| Angelina Jolie in a scene from the film A Mighty Heart. (Below) Benazir Bhutto
New Delhi, Oct. 25: In one scene in A Mighty Heart, Captain, also known as Javed Habib of the Karachi CID, tells Mariane Pearl that Omar Sheikh, the man who masterminded her husband’s killing, was arrested but escaped and has given himself over to Ijaz Shah.
And who is he, asks a distraught Mariane, when she remembers she’s not Angelina Jolie, that is.
He’s the home secretary of Punjab, says Captain, in a role brilliantly essayed by Irrfan Khan.
In real life, Habib went on to win the Sitara-e-Imtiaz, one of Pakistan’s highest civilian honours, for his dogged investigation in the Daniel Pearl murder case.
It’s moments like these, which tie up the loose ends between fact and fiction, that make the film worth watching.
And this is where it catches up with this week’s story.
The same Ijaz Shah, protector of Omar Sheikh — well known in India as one of the three terrorists who had to be given up in exchange for all those on the Indian Airlines flight 814 hijacked to Kandahar in December 1999 — is currently head of Pakistan’s Intelligence Bureau.
He is also one of four men named by Benazir Bhutto in her letter to Pervez Musharraf last week, alleging their involvement in the suicide bomb attack on her when she landed in Karachi on October 18.
On Thursday night in Delhi, for two hours in a newly refurbished hall in the PVR Plaza multiplex, A Mighty Heart came alive at a national premiere arranged by the American Center, Paramount Pictures and the PVR group.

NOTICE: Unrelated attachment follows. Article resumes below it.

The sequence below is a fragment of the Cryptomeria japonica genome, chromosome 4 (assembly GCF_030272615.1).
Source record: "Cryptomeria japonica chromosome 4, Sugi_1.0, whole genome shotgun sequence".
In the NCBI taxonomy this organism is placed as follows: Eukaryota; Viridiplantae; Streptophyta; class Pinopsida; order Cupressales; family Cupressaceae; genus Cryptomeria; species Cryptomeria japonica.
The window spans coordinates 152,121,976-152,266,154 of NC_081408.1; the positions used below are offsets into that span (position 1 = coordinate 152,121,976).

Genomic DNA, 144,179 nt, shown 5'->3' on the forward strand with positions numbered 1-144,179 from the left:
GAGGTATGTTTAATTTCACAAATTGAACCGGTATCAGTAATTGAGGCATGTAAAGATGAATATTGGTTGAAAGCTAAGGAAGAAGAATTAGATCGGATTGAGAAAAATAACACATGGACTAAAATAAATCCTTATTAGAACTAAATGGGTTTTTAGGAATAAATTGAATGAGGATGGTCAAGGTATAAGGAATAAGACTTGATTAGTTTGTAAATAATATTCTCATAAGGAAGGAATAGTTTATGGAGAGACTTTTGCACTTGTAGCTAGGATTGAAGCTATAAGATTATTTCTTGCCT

The film is already a household name in India, not so much because of the Daniel Pearl story, but because of the media coverage given to Jolie when she came to Pune and Mumbai to shoot last year.
Paramount Pictures is said to be marketing the film as a love story and there’s enough in it to warrant such a sales pitch. Scenes of Dan Futterman (who plays Daniel Pearl) stroking the distended stomach of Jolie (Mariane), who is heavily pregnant when he goes missing, are tender proof.
There are other flashback scenes of a couple madly in love: in Mumbai in the water, in Paris on their wedding day, in a discotheque. Futterman does a good job of being unable to take his eyes off his beautiful wife, and who can blame him when she’s Angelina Jolie.
These are among her best scenes, too. Jolie’s best when she smiles, or pouts. But when the pout comes in the way of playing the role of a traumatised wife whose husband is missing for so long, she is uni-dimensional at best.
Jolie’s lack of histrionics could have captured all the multiple layers of grief, fear and panic. Sometimes she comes through, like when she howls, like a trapped animal, when told that her husband is dead. Or towards the end, when she allows herself a couple of tears in the loneliness of a small, Parisian flat.
Jolie has told many journalists that she spent a lot of time with Mariane to understand what she went through. Unfortunately, not much has rubbed off. There’s always a tantalising smile hovering around her face. And she’s simply incapable of expressing the duality of emotions that is the mark of a good actress. She remains so fully aware of herself that she is hardly ever transformed into Mariane Pearl.
Still, the movie is memorable because of the story itself. Western journalists have been reporting on terrorism in South Asia for decades. But here is Pakistan in your face, caught in the deadly crossfire of religious extremism and terrorism.
Karachi is an all too familiar South Asian city that lives on the verge of manic dissolution. When a journalist loses his life in this ghastly potpourri because he believes a story is worth following, even to the bitter end, you can only marvel again at the innocence of dedication.
A Mighty Heart may or may not bomb at the box office. It will surely succeed, though, with people who believe that living dangerously as a foreign correspondent is a profess ion that is still worth following.